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Trump blasts the ‘tragic mess’ Biden has left in Afghanistan as US embassy staff pack up

Former President Trump condemned his successor’s handling of the crisis in Afghanistan on Friday, as the Taliban continued their lightning advance and U.S. personnel prepared to destroy documents and evacuate the embassy in Kabul.  

‘Tragic mess in Afghanistan, a completely open and broken Border, Crime at record levels, oil prices through the roof, inflation rising, and taken advantage of by the entire world—DO YOU MISS ME YET?’ he said in a short emailed statement.

His administration negotiated the terms of a U.S. withdrawal in talks with the Taliban last year.

Now the speed of a Taliban advance has rattled officials three weeks ahead of President Biden’s August 31 deadline to bring all troops home.

Biden has repeatedly said he has no regrets about pushing ahead on the timetable. 

But on Friday insurgents captured another four provincial capitals in southern Afghanistan as they encircle the capital Kabul.

The result is a growing humanitarian emergency and frantic efforts to evacuate western embassies.

Some 3000 U.S. troops are on the way to Kabul’s airport to assist a partial evacuation of the American embassy, as staff prepare to destroy documents, computers and sensitive data. 

‘It’s normal procedure to destroy anything sensitive before getting out, but it suggests that things are much further along than the State Department is saying,’ said a former diplomat in contact with embassy staff. 

Taliban fighters celebrate the capture of Kandahar, the economic hub of southern Afghanistan and the birthplace of their insurgency in the 1990s. They now control most of the south and the north of the country leaving the government increasingly besieged in Kabul and a central swath, stretching east and west

Taliban fighters stand guard inside the city of Ghazni, southwest of Kabul, Afghanistan, on Friday,as they kept up the rapid pace of their advance through the country

Taliban fighters stand guard inside the city of Ghazni, southwest of Kabul, Afghanistan, on Friday,as they kept up the rapid pace of their advance through the country

Pink areas show Taliban control while green represents territory held by the government as insurgents move through the country towards the capital Kabul

Pink areas show Taliban control while green represents territory held by the government as insurgents move through the country towards the capital Kabul

The State Department envoy to talks in Doha, Qatar, has asked the Taliban to spare the U.S. embassy if their fighters overrun the Afghan capital Kabul

The State Department envoy to talks in Doha, Qatar, has asked the Taliban to spare the U.S. embassy if their fighters overrun the Afghan capital Kabul

Afghan fighters drive a vehicle captured from the Afghan National Army through the streets of Kandahar on Friday after capturing the key southern city. The Taliban completed their sweep of the country's south, taking four more provincial capitals in a lightning offensive

Afghan fighters drive a vehicle captured from the Afghan National Army through the streets of Kandahar on Friday after capturing the key southern city. The Taliban completed their sweep of the country’s south, taking four more provincial capitals in a lightning offensive

Critics say this is President Biden’s Saigon moment – drawing comparisons with the chaotic, humiliating evacuation of the Saigon embassy in 1975 – and even allies have voiced anger at the way the U.S. withdrawal is being handled.

The U.K. has already closed its embassy and a skeleton staff is operating from a secret location, mostly trying to help its expat community leave. 

NATO ambassadors were also meeting to discuss the rapidly deteriorating security situation and coordinate measures to reduce embassy staff in Kabul, according to Reuters.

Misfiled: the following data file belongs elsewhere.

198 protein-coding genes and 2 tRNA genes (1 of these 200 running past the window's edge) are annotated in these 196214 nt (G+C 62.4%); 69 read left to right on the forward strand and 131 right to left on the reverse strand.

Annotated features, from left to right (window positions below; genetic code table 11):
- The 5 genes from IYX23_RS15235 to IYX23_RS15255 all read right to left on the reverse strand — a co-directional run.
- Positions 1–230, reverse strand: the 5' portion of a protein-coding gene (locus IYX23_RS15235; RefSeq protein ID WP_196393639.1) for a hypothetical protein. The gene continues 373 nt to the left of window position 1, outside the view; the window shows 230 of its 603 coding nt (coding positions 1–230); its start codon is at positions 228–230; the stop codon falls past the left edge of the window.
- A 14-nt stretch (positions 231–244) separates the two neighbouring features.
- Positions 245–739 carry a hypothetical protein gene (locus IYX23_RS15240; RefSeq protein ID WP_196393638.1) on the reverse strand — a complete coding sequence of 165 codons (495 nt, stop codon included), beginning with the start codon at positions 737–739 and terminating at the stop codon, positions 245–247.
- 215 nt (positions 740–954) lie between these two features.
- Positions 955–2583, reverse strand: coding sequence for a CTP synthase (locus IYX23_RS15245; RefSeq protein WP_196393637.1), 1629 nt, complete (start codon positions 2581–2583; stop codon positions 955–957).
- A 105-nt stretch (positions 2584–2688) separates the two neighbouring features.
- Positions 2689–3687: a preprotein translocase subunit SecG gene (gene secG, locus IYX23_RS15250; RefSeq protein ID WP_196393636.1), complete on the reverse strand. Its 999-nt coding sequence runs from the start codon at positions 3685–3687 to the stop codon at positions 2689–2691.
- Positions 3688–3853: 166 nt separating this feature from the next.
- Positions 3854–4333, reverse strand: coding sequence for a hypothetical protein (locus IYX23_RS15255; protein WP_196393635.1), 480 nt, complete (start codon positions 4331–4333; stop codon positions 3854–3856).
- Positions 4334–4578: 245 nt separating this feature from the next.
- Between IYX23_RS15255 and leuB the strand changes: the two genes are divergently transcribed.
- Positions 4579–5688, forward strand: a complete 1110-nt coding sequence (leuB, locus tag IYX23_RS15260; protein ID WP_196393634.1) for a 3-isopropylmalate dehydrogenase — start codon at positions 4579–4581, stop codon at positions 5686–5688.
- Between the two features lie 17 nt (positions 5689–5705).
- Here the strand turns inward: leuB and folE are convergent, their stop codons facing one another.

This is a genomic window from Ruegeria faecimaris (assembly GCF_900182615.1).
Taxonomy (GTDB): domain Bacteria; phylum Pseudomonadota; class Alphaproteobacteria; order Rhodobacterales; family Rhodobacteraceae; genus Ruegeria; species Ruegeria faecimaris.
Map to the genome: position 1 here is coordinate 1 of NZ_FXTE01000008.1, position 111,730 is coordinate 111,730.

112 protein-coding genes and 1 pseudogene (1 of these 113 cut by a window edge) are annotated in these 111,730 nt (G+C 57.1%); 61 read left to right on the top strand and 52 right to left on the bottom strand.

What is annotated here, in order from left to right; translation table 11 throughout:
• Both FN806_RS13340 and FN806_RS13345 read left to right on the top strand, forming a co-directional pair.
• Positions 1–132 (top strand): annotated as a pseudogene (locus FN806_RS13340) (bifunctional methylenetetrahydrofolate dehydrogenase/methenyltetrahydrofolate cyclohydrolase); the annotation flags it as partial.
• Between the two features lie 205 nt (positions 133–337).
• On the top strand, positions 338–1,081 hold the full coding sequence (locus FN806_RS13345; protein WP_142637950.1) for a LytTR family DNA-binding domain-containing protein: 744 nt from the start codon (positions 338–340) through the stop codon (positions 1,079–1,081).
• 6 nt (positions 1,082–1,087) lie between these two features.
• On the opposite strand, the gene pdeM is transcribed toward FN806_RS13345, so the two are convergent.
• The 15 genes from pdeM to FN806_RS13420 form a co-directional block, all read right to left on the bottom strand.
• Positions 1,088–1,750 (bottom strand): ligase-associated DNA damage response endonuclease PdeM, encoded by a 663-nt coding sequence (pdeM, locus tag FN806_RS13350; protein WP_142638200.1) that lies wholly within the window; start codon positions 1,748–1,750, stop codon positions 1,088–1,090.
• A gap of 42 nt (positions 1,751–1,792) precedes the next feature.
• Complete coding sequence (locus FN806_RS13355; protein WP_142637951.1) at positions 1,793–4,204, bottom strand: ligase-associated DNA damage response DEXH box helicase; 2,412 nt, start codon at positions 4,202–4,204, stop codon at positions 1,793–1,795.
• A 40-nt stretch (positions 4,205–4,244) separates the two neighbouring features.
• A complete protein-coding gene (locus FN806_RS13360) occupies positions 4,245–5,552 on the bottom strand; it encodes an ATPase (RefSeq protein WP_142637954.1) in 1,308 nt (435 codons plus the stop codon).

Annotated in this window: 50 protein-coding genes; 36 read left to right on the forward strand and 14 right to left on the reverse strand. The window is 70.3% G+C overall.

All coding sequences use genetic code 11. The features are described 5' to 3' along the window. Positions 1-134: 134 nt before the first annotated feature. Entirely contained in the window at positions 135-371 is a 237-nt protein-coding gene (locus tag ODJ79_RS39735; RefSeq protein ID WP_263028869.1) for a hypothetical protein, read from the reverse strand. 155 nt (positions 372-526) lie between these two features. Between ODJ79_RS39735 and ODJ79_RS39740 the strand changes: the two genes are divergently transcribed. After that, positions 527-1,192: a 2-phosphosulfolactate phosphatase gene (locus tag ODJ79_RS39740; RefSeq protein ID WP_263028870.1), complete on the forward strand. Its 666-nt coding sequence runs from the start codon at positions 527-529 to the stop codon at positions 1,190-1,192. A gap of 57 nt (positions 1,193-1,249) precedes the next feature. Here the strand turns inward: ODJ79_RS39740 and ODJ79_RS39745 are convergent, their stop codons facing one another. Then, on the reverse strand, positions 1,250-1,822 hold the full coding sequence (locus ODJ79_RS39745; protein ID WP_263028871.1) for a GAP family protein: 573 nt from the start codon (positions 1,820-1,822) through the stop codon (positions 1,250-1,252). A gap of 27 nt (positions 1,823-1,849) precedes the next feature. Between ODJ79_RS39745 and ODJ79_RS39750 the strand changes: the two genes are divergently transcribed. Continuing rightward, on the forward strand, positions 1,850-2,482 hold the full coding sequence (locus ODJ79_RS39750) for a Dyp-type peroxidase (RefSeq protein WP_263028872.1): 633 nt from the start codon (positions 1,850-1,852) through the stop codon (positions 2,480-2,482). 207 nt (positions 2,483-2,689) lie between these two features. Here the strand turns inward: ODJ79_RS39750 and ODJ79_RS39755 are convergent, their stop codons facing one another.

It comes as 3000 U.S. troops were due to begin arriving at the city’s Hamid Karzai International Airport.

Officials took pains to avoid describing the operation as an evacuation as they announced that the State Department would reduce its civilian footprint of 4000 people to a ‘core diplomatic presence.’  

‘Our embassy remains open and our diplomatic mission will endure,’ said State Department spokesperson Ned Price on Thursday.

The moves triggered fresh questions about whether Biden had been right to announce a complete withdrawal, 20 years U.S. forces and allies ousted the Taliban from Kabul.

Official insist they always had contingency plans to help American staff leave safely but critics said the result was chaos.  

‘The latest news of a further drawdown at our embassy and a hasty deployment of military forces seem like preparations for the fall of Kabul,’ said Senate Minority Leader Mitch McConnell.

‘President Biden’s decisions have us hurtling toward an even worse sequel to the humiliating fall of Saigon in 1975.’ 

Trump said it was a 'tragic mess' in Afghanistan

Biden approved the deployment of 3000 troops on Thursday

Trump blasted the Biden administration’s handling of the Afghanistan crisis, calling it a ‘tragic mess.’ Biden has defended his decision to complete the withdrawal by the end of August, even as the Taliban continue their rapid advance through Afghanistan. On Thursday, he approved the decision to send back 3000 troops to protect the exit of civilian staff

The Taliban holds two thirds of Afghanistan's districts and by Friday was in control of 17 provincial capitals, allowing them to close in on Kabul

The Taliban holds two thirds of Afghanistan’s districts and by Friday was in control of 17 provincial capitals, allowing them to close in on Kabul

A Taliban fighter holds a rocket-propelled grenade (RPG) along the roadside in Herat, Afghanistan's third biggest city, on Friday after the US announced it was sending 3,000 troops back into Afghanistan

A Taliban fighter holds a rocket-propelled grenade (RPG) along the roadside in Herat, Afghanistan’s third biggest city, on Friday after the US announced it was sending 3,000 troops back into Afghanistan 

A Taliban fighter stands guard over surrendered Afghan security members forces in the city of Ghazni, southwest of Kabul, on Friday

A Taliban fighter stands guard over surrendered Afghan security members forces in the city of Ghazni, southwest of Kabul, on Friday

‘There’s no way you can tell the Afghan people the US is with them’: CBS reporter tears into State Department spokesman for trying to spin Biden’s Afghan pullout and bragging about ‘diplomacy’ during Taliban rampage